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933 Inhibiting the Core Autophagy Enzyme ATG4B with Novel Drugs Sensitizes Resistant Leukemic Stem/Progenitor Cells to Standard Targeted Therapy

Program: Oral and Poster Abstracts
Type: Oral
Session: 631. Chronic Myeloid Leukemia: Biology and Pathophysiology, excluding Therapy: CML Stem Cells And Their Environment
Hematology Disease Topics & Pathways:
Adult, Biological, Diseases, Therapies, CML, Technology and Procedures, enzyme inhibitors, Xenograft models, Study Population, Clinically relevant, Quality Improvement , Myeloid Malignancies, imaging, TKI, stem cells
Monday, December 3, 2018: 5:00 PM
Room 7B (San Diego Convention Center)

Katharina Rothe, PhD1,2*, Akie Watanabe3*, Donna L. Forrest, MD4, Sharon Gorski, PhD5,6*, Robert Young, PhD7* and Xiaoyan Jiang, MD-PhD1,8,9

1Department of Medical Genetics, University of British Columbia, Vancouver, BC, Canada
2BC Cancer, Terry Fox Laboratory, Vancouver, BC, Canada
3BC Cancer Terry Fox Laboratory, Vancouver, BC, Canada
4Leukemia/BMT Program of BC, BC Cancer, Vancouver, BC, Canada
5Genome Sciences Centre, BC Cancer, Vancouver, Canada
6Department of Molecular Biology and Biochemistry, Simon Fraser University, Burnaby, Canada
7Department of Chemistry, Simon Fraser University, Burnaby, Canada
8BC Cancer Research Centre, Vancouver, BC, Canada
9Department of Medicine, University of British Columbia, Vancouver, BC, Canada

Leukemic stem cell (LSC) persistence is a major cause of therapy failure and relapse in patients, thus warranting further investigations into the cells’ molecular properties to aid in meaningful clinical decisions. Chronic myeloid leukemia (CML) is a clear example and excellent study model with rare, propagating LSCs that are not eradicated by BCR-ABL1-directed tyrosine kinase inhibitor (TKI) monotherapy such as Imatinib Mesylate (IM), since the LSCs do not exclusively rely on BCR-ABL1 for their survival.

We and others have shown that the persistence of primitive leukemic cells is mediated by macroautophagy (autophagy), a catabolic cellular recycling process. In particular, we discovered that transcript and protein expressions of all ATG4 family members, including ATG4A, B, C, and D, are significantly increased in CD34+ CML cells compared to CD34+ normal bone marrow (BM) cells. ATG4B expression is also significantly higher in pre-treatment CD34+ CML cells from IM-nonresponders vs. IM-responders, including LSCs. Moreover, we revealed that stable suppression of ATG4B significantly suppressed autophagy, impaired survival of IM-nonresponder stem/progenitor cells and sensitized leukemic cells to TKI treatment. Thus, we identified ATG4B as a critical therapeutic target in CML (Rothe et al., Blood, 2014).

To further explore whether targeting of ATG4B would be a viable strategy in the successful treatment of various leukemia, two lead ATG4B inhibitors were recently developed for pre-clinical proof-of-concept studies. Compound 4-28, a styrylquinoline, was identified by in silico screening and high content cell-based screening. Its structure-activity relationship (SAR)-based optimization led to a more stable and potent compound, LV-320. LV-320 was further evaluated by Microscale Thermophoresis and showed consistent Kd values for binding to the ATG4B enzyme (Kd=16±1 μM). LV-320 can inhibit autophagic flux, shows excellent tolerability and a good PK profile. It is also characterised as a non-competitive inhibitor of ATG4B and displays similar potency against ATG4A. Interestingly, inhibition of ATG4B with compound 4-28 decreased viability by 40-60% and increased apoptosis by 30-40% in different BCR-ABL1+ leukemic cell lines upon serum-deprivation as compared to the same cells without treatment of 4-28 (p<0.05). 4-28 treatment also efficiently inhibited autophagic flux in these cells as shown by Western blot analysis of LC3-II/I and p62 accumulation. In addition, compound 4-28 was able to inhibit the clonal growth of patient-derived CML stem/progenitor cells from IM-nonresponders, in particular when combined with various TKIs compared to single agents (20 vs. 50%, p<0.05). However, this combination approach also showed slight toxic effects on healthy BM cells.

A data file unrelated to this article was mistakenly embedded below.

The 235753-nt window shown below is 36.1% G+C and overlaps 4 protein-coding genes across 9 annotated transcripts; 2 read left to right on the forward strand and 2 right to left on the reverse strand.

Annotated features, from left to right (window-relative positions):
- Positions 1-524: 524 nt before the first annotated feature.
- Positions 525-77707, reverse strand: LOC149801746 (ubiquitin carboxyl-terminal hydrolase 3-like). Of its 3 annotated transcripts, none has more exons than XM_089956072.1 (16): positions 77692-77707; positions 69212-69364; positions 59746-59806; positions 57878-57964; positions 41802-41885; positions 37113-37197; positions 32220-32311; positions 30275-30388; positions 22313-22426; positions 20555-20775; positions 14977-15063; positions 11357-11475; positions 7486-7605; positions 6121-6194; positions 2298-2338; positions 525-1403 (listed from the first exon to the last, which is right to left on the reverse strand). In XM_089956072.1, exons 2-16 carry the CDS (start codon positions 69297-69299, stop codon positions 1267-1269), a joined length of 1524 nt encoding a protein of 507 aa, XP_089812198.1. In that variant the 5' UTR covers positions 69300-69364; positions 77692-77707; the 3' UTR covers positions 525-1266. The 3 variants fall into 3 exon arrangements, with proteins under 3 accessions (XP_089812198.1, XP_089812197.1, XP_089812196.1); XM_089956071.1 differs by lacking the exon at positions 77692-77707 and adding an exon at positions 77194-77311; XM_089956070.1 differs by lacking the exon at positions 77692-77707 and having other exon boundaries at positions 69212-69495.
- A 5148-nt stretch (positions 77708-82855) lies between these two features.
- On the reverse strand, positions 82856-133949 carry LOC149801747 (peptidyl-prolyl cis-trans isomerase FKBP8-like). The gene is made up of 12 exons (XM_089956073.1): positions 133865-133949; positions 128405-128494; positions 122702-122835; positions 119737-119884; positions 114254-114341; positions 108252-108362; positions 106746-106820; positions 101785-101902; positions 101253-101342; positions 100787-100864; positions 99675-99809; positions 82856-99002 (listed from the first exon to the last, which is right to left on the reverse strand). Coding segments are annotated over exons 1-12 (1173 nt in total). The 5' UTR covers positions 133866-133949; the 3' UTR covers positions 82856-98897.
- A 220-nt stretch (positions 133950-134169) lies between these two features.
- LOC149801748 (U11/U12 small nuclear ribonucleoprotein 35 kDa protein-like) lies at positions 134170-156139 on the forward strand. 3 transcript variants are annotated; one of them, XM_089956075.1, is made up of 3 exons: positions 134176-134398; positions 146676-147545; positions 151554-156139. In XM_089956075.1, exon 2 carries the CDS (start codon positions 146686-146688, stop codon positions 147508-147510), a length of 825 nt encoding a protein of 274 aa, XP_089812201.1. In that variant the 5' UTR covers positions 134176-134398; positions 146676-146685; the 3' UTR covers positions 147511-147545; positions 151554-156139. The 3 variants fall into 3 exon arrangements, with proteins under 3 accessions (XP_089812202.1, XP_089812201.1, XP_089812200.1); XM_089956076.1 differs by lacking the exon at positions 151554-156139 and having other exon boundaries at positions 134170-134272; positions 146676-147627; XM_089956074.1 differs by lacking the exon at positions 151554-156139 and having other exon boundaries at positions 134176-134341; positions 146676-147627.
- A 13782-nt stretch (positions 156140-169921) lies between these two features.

We then tested the more stable and potent compound LV-320 with superior results. Treatment of several drug-resistant and mutated CML and aggressive BCR-ABL1+ B-ALL cell lines with LV-320 increased apoptosis up to 90% compared to controls and reached almost 100% when combined with various TKIs (p<0.05). Moreover, LV-320 sensitized IM-nonresponder stem and progenitor cells to TKIs in colony-forming short–term and long-term cell assays as compared to single agents (10 % vs. 40 %, p<0.05), but was not toxic to primitive BM cells from healthy donors (up to 10µM). Mechanistically, we found that LV-320 effectively inhibited autophagic flux in leukemic cells: Confocal microscopy demonstrated an increase in LC3-II-positive punctae (autophagosomes) and the presence of yellow punctae (blocked autophagosome-lysosome fusion) when leukemic cells where transduced with a mRFP-GFP-LC3 construct and treated with LV-320 or a combination of LV-320 and TKIs. Drug interaction analysis further indicated synergy between LV-320 plus IM (CI value ≤ 0.9). A novel in vivo model is currently being investigated to validate our proof-of-concept. Together, our results suggest that targeting of ATG4B with novel autophagy inhibitors in combination with TKIs may be able to circumvent drug resistance in CML and possibly other aggressive leukemia.

Disclosures: No relevant conflicts of interest to declare.

*signifies non-member of ASH